A phase 2 study evaluating the safety and efficacy of the investigational drug Qnexa for the treatment of obstructive sleep apnea (OSA) showed statistically significant improvement in the apnea/hypopnea index (AHI) in study participants with OSA treated with the drug for 28 weeks. Qnexa-treated patients in the study also experienced significant weight loss and improvements in blood pressure and overnight blood oxygen levels.

The majority (69%) of patients treated with Qnexa for 28 weeks had a reduction in sleep apnea events. Qnexa treatment reduced the number of apnea/hypopnea events from a mean of 46 events per hour of sleep to 14. Placebo patients saw a reduction from a mean 44 events per hour of sleep to 27.

"We know that substantial weight loss can significantly improve sleep apnea. These phase 2 data suggest that Qnexa, if approved for this indication, may be a promising treatment for OSA. We have submitted the study results for presentation at a scientific meeting. We also look forward to meeting with the FDA to discuss the results of this study and to determine the regulatory path for approval," said Leland Wilson, chief executive officer of VIVUS.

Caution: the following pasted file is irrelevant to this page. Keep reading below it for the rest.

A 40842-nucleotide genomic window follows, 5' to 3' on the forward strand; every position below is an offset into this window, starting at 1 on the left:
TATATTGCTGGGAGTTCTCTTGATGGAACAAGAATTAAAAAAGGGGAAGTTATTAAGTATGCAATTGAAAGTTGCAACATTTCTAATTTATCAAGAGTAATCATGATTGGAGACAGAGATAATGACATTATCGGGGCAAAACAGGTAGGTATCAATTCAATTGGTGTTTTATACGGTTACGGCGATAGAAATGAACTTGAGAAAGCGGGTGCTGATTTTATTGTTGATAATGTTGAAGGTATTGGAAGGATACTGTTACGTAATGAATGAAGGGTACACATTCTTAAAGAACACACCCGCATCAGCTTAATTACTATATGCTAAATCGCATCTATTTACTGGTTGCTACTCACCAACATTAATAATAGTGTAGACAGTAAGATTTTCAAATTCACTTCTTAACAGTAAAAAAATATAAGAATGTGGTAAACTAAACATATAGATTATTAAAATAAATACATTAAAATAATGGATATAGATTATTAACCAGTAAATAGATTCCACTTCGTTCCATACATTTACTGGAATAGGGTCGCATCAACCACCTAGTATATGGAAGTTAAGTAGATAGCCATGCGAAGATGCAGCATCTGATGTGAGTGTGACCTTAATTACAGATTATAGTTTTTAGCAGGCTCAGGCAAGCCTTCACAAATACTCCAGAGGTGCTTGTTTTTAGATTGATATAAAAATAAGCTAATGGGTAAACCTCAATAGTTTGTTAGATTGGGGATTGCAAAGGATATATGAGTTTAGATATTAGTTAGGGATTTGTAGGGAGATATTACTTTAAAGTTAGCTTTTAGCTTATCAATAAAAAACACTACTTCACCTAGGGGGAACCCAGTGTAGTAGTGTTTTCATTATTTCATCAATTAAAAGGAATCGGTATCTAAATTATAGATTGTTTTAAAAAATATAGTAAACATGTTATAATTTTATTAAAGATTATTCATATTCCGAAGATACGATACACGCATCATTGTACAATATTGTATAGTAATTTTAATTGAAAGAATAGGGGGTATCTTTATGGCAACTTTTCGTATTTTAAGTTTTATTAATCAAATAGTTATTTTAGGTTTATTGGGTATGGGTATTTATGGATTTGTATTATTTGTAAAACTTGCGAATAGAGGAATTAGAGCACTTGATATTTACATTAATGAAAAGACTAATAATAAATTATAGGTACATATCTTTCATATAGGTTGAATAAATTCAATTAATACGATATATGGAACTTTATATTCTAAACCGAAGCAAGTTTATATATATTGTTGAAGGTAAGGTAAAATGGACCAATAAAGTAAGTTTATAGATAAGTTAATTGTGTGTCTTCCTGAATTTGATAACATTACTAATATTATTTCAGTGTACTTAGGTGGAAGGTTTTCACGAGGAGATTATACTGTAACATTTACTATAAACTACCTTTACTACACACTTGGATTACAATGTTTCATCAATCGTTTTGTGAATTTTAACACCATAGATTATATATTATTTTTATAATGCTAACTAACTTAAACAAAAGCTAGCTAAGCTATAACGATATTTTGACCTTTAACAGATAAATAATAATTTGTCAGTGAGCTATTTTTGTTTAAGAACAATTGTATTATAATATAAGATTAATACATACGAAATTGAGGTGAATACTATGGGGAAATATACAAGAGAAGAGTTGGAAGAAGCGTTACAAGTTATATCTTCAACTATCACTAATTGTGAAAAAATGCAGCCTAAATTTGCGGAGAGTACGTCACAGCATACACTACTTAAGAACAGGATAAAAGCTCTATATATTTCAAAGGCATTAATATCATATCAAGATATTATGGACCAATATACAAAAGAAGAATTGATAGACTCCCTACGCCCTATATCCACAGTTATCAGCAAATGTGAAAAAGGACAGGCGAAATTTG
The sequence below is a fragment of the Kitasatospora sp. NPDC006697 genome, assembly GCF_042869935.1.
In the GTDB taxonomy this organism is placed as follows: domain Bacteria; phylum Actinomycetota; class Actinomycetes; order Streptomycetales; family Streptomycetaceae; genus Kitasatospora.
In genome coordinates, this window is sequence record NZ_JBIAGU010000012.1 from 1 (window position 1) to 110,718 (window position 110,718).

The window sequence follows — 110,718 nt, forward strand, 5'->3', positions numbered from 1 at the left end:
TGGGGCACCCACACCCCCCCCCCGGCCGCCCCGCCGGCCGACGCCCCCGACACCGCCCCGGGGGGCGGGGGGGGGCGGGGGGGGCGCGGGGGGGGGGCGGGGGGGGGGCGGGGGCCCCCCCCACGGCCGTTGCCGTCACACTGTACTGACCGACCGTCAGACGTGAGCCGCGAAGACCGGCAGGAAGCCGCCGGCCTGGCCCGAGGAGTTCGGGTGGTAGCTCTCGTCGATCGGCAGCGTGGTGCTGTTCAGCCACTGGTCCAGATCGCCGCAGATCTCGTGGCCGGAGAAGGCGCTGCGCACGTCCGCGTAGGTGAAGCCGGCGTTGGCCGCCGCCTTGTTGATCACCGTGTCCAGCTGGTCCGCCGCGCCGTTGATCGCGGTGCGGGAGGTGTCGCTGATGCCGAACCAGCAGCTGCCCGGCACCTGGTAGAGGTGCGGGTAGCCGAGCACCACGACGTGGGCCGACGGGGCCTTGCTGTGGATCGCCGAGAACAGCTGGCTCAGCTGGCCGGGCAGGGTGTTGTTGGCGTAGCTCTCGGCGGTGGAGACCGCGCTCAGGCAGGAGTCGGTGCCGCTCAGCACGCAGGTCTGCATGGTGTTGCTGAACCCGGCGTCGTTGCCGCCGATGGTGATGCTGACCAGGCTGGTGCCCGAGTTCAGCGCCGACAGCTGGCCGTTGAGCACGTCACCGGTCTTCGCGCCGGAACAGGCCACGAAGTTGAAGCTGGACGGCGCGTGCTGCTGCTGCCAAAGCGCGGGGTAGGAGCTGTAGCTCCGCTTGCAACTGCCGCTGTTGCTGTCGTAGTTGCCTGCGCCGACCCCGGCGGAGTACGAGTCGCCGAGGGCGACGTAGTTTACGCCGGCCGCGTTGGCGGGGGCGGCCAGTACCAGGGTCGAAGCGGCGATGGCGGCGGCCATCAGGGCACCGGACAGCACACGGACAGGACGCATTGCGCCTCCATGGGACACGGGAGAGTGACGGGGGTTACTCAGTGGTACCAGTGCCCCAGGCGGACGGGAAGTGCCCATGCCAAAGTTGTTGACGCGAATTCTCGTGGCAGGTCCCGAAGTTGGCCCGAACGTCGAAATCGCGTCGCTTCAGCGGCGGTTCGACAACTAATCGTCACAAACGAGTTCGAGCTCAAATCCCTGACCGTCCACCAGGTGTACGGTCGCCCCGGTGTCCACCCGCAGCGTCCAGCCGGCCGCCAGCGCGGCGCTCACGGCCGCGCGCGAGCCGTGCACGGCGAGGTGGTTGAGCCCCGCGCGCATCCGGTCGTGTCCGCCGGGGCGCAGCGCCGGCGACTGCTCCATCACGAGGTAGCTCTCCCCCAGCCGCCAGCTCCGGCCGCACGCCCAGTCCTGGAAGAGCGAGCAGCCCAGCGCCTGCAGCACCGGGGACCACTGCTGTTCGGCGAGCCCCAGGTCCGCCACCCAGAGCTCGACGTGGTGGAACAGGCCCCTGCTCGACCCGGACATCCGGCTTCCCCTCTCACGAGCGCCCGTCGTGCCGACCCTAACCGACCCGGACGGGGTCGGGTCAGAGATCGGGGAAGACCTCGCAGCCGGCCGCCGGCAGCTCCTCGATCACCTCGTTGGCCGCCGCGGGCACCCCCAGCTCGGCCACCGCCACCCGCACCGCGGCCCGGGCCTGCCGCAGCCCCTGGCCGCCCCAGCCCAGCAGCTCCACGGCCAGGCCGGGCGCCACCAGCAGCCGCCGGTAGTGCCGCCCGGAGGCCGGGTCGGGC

The phase 2 study (OB-204) was a single-center, randomized, double-blind, placebo-controlled parallel group trial including 45 obese men and women (BMI 30 to 40 kg/m2, inclusive), 30 to 65 years of age. Patients enrolled had a baseline AHI greater than or equal to 15. In addition to receiving active or placebo drug, all patients were provided with an intensive lifestyle modification program.

Additionally, Qnexa-treated patients lost 10.2% body weight, or 23.8 pounds in 28 weeks—compared to 4.3% or 10.4 pounds for patients treated with placebo. Mean overnight oxygen saturation was also significantly improved in Qnexa patients (P <0.014 active versus placebo).

The data follow a December 2009 submission of VIVUS’s New Drug Application to the US Food and Drug Administration for Qnexa for the treatment of obesity, including weight loss and maintenance of weight loss, in patients who are obese or overweight with comorbidities.